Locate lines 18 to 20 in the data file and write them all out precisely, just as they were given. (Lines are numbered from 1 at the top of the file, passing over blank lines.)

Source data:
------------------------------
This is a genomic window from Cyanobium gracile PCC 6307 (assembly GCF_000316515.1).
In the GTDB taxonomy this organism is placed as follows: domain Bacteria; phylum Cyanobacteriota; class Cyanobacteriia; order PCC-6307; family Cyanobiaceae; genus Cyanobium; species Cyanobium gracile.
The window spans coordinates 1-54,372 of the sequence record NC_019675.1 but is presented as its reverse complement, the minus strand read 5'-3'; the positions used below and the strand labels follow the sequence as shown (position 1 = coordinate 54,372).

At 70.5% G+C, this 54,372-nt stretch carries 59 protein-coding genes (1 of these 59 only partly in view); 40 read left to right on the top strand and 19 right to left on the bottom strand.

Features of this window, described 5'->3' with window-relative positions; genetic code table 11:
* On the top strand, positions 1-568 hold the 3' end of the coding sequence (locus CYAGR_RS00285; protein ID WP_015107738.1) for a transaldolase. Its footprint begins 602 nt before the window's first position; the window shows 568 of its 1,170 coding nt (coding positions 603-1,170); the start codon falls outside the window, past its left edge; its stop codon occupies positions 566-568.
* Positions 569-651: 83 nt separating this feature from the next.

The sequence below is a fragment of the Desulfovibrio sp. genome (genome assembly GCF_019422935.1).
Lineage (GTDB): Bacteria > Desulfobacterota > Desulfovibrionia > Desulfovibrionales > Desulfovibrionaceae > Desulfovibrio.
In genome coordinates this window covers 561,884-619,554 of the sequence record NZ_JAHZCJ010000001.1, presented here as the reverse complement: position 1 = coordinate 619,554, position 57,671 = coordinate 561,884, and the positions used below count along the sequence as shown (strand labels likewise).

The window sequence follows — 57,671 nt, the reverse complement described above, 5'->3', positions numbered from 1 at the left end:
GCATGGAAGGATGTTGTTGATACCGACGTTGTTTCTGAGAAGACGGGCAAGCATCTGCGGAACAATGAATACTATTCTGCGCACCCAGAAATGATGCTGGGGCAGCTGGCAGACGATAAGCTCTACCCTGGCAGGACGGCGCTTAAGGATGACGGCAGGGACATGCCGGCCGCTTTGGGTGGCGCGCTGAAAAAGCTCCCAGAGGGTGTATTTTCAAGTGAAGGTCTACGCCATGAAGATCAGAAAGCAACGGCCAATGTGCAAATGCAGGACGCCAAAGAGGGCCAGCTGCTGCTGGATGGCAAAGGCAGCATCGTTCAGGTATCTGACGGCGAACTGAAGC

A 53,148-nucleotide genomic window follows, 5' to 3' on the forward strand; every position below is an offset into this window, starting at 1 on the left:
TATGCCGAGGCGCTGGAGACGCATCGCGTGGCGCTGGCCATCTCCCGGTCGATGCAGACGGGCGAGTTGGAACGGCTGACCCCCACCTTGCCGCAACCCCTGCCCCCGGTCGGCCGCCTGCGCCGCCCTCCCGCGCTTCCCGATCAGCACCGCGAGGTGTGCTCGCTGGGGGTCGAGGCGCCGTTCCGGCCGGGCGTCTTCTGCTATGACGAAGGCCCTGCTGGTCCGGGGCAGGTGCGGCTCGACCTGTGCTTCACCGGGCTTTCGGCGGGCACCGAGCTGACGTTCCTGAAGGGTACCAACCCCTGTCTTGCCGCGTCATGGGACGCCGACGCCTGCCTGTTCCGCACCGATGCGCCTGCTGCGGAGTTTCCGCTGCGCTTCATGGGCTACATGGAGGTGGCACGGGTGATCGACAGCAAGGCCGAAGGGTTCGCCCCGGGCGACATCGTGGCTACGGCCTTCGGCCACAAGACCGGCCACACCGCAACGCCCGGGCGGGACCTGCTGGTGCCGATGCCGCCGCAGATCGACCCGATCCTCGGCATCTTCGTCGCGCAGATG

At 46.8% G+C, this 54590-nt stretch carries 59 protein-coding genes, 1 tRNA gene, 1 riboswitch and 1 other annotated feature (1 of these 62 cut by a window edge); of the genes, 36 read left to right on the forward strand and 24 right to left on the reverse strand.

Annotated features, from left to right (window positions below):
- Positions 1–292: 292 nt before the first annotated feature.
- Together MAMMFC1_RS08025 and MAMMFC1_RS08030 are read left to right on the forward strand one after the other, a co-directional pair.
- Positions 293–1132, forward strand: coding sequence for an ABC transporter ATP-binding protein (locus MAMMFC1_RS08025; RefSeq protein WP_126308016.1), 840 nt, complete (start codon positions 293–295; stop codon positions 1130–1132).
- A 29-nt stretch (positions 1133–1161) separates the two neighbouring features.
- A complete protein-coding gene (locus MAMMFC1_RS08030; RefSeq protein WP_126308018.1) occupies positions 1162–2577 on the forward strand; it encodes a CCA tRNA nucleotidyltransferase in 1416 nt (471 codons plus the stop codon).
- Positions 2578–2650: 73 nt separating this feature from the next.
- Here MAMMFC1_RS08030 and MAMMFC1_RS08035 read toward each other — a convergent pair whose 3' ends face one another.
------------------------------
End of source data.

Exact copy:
- Together MAMMFC1_RS08025 and MAMMFC1_RS08030 are read left to right on the forward strand one after the other, a co-directional pair.
- Positions 293–1132, forward strand: coding sequence for an ABC transporter ATP-binding protein (locus MAMMFC1_RS08025; RefSeq protein WP_126308016.1), 840 nt, complete (start codon positions 293–295; stop codon positions 1130–1132).
- A 29-nt stretch (positions 1133–1161) separates the two neighbouring features.